This week’s announcement of fusion ignition is a major scientific breakthrough, one that has been in the works for decades. More energy was produced than the laser energy used to trigger the first triumph of controlled fusion.
The result: reproduce the fusion that powers the sun.
On December 5, a team from the National Ignition Facility (NIF) at Lawrence Livermore National Laboratory passed the milestone. As noted by Kim Budil, director of the lab: “Crossing this threshold is the vision that has driven 60 years of dedicated pursuit – a continuous process of learning, building, expanding knowledge and capability, and then finding ways to overcome the new challenges that have emerged,” said Budil.
The feat of nuclear fusion has wide-ranging implications, fueling hopes for unlimited clean energy. As far as space exploration is concerned, one of the results of this historic research is the realization of the long-held dream of future rockets powered by fusion propulsion.
But is this perspective still a chimera or is it now considered accessible? If so, what future do we envision?
Related: Major breakthrough in pursuit of nuclear fusion unveiled by US scientists
This fusion breakthrough is good news for physicist Fatima Ebrahimi of the US Department of Energy’s (DOE) Princeton Plasma Physics Laboratory in New Jersey.
Ebrahimi said the success of the NIF is extraordinary.
“All of the data points obtained showing the achievements of fusion energy science are fantastic! A fusion energy gain greater than one is quite an achievement,” Ebrahimi said. However, technical innovations are still needed for the NIF to be commercially viable as a fusion reactor, she added.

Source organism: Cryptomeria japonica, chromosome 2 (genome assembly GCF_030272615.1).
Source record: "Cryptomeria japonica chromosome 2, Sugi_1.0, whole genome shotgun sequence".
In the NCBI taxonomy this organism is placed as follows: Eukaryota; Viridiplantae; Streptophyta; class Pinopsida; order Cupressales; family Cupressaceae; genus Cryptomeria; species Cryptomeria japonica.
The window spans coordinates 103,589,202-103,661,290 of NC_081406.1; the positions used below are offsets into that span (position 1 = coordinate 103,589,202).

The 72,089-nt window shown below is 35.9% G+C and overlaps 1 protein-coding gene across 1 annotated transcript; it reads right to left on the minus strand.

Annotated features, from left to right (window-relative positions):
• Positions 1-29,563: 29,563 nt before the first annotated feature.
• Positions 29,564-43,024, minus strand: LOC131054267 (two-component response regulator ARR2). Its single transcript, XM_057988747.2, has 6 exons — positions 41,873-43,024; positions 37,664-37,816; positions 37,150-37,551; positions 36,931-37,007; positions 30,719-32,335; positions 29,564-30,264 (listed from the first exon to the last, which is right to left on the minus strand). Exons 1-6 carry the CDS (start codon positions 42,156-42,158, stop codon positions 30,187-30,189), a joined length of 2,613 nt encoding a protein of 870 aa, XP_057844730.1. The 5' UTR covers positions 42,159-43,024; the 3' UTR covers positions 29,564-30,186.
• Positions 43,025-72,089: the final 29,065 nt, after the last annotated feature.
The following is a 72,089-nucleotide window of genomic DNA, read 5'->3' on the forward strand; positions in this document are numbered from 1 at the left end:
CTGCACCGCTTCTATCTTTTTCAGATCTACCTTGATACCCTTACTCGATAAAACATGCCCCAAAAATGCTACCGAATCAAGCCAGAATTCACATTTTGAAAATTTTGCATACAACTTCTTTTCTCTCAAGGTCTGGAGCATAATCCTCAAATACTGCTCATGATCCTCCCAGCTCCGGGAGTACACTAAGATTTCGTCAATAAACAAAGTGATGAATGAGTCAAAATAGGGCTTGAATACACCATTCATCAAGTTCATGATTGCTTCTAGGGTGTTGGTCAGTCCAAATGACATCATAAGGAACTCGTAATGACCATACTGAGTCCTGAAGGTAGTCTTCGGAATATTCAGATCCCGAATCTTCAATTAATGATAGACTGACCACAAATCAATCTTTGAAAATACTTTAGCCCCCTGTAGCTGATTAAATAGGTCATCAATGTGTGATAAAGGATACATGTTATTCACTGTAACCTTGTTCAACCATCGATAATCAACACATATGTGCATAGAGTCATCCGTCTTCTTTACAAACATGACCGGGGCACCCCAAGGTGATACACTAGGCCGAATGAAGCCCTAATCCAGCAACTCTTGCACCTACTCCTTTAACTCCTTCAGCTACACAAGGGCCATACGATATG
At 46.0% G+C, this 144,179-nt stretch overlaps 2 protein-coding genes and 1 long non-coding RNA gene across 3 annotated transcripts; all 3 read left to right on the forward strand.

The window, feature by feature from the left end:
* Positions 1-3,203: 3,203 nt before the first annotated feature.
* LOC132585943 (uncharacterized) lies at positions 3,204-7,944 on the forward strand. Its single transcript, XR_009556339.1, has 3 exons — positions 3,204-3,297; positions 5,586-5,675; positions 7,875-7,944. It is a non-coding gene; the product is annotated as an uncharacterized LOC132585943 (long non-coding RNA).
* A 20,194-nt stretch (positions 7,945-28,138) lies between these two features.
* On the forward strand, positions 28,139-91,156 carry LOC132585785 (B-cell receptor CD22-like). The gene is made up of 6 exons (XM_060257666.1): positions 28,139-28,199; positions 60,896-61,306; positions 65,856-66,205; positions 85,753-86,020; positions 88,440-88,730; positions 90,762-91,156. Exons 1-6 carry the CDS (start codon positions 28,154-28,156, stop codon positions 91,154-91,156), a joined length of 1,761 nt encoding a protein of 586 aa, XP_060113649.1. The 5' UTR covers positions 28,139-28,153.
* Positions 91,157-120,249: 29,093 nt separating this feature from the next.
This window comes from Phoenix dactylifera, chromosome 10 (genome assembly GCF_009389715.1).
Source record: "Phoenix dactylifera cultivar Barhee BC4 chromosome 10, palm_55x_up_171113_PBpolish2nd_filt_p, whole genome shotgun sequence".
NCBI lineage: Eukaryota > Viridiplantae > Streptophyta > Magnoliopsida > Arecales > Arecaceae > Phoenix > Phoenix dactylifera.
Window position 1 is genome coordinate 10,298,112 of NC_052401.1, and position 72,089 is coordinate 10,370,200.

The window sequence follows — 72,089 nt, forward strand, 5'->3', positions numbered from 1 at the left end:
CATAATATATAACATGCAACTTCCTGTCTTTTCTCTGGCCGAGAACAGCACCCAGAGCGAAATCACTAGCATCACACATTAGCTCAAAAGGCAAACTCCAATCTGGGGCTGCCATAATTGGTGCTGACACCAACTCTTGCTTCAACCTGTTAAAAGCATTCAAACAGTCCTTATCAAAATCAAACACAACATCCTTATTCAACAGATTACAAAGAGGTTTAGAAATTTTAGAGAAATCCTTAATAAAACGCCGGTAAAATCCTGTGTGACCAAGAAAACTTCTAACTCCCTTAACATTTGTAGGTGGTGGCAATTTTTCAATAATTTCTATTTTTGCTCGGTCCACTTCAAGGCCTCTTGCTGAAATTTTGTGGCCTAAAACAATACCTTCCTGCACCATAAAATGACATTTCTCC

Ebrahimi is investigating the best way to propel humans to higher speeds to Mars and beyond. The work involves a new concept rocket booster, which harnesses the mechanism behind solar flares.
The idea is to accelerate particles using “magnetic reconnection”, a process found throughout the universe, including the surface of the sun. This is when magnetic field lines converge, suddenly separate, then rejoin, producing charges of energy. By using more electromagnets and more magnetic fields, Ebrahimi envisions the possibility of creating, in effect, a way to turn the knob to fine-tune the speed.
As for the NIF victory impacting space exploration, Ebrahimi said that for space applications, compact fusion concepts are still needed. “Heavy components for space applications are not favorable,” she said.
Paul Gilster, writer/editor of the informative Centauri Dreams website, is similar in thought.
“Naturally, I celebrate the NIF’s accomplishment of producing more energy than was originally put into the fusion experiment. It’s a necessary precursor to integrating fusion into the game as an energy source. “, Gilster told Space.com. Building on the notable breakthrough is going to take time, he said.
“Where we’re going as this evolves, and it looks like it’s several decades away, is towards actual fusion power plants here on Earth. and the weight constraints of a spacecraft,” Gilster said.
There’s no doubt in Gilster’s mind that fusion can be handled for space exploration purposes, but he suspects it’s still more than a few decades in the future.